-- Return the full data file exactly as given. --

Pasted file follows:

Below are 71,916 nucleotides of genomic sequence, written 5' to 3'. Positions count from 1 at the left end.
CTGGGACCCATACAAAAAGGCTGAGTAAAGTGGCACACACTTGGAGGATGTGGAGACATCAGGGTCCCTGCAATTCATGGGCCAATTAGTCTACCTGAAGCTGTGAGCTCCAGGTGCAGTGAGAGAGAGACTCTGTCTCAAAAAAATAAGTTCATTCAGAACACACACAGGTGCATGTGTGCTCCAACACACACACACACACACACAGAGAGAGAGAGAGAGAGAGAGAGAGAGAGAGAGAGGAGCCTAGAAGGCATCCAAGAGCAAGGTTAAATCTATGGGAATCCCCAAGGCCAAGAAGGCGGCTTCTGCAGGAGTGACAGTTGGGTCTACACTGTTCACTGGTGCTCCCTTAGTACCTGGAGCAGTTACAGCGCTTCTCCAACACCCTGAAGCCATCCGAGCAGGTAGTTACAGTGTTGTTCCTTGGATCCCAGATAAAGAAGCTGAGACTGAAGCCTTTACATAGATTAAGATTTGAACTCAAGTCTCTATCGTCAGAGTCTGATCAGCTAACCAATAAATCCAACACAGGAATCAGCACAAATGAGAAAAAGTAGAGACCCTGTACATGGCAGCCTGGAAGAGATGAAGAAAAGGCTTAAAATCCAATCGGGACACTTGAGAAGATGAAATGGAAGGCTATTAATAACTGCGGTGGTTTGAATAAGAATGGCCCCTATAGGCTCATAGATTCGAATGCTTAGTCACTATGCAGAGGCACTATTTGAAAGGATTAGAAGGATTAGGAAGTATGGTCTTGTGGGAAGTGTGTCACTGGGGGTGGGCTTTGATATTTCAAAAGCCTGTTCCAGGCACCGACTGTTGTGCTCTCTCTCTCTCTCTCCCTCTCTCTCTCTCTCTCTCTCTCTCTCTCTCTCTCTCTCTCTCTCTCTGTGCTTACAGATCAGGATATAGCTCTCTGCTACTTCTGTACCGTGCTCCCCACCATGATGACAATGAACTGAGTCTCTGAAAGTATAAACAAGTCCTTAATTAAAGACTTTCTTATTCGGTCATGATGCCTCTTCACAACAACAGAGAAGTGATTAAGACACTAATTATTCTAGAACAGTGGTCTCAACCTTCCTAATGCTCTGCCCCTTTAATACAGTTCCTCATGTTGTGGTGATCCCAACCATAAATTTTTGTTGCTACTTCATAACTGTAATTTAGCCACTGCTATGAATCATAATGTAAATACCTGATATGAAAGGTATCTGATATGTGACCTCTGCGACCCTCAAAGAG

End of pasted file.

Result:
Below are 71,916 nucleotides of genomic sequence, written 5' to 3'. Positions count from 1 at the left end.
CTGGGACCCATACAAAAAGGCTGAGTAAAGTGGCACACACTTGGAGGATGTGGAGACATCAGGGTCCCTGCAATTCATGGGCCAATTAGTCTACCTGAAGCTGTGAGCTCCAGGTGCAGTGAGAGAGAGACTCTGTCTCAAAAAAATAAGTTCATTCAGAACACACACAGGTGCATGTGTGCTCCAACACACACACACACACACACAGAGAGAGAGAGAGAGAGAGAGAGAGAGAGAGAGAGGAGCCTAGAAGGCATCCAAGAGCAAGGTTAAATCTATGGGAATCCCCAAGGCCAAGAAGGCGGCTTCTGCAGGAGTGACAGTTGGGTCTACACTGTTCACTGGTGCTCCCTTAGTACCTGGAGCAGTTACAGCGCTTCTCCAACACCCTGAAGCCATCCGAGCAGGTAGTTACAGTGTTGTTCCTTGGATCCCAGATAAAGAAGCTGAGACTGAAGCCTTTACATAGATTAAGATTTGAACTCAAGTCTCTATCGTCAGAGTCTGATCAGCTAACCAATAAATCCAACACAGGAATCAGCACAAATGAGAAAAAGTAGAGACCCTGTACATGGCAGCCTGGAAGAGATGAAGAAAAGGCTTAAAATCCAATCGGGACACTTGAGAAGATGAAATGGAAGGCTATTAATAACTGCGGTGGTTTGAATAAGAATGGCCCCTATAGGCTCATAGATTCGAATGCTTAGTCACTATGCAGAGGCACTATTTGAAAGGATTAGAAGGATTAGGAAGTATGGTCTTGTGGGAAGTGTGTCACTGGGGGTGGGCTTTGATATTTCAAAAGCCTGTTCCAGGCACCGACTGTTGTGCTCTCTCTCTCTCTCTCCCTCTCTCTCTCTCTCTCTCTCTCTCTCTCTCTCTCTCTCTCTCTCTCTGTGCTTACAGATCAGGATATAGCTCTCTGCTACTTCTGTACCGTGCTCCCCACCATGATGACAATGAACTGAGTCTCTGAAAGTATAAACAAGTCCTTAATTAAAGACTTTCTTATTCGGTCATGATGCCTCTTCACAACAACAGAGAAGTGATTAAGACACTAATTATTCTAGAACAGTGGTCTCAACCTTCCTAATGCTCTGCCCCTTTAATACAGTTCCTCATGTTGTGGTGATCCCAACCATAAATTTTTGTTGCTACTTCATAACTGTAATTTAGCCACTGCTATGAATCATAATGTAAATACCTGATATGAAAGGTATCTGATATGTGACCTCTGCGACCCTCAAAGAG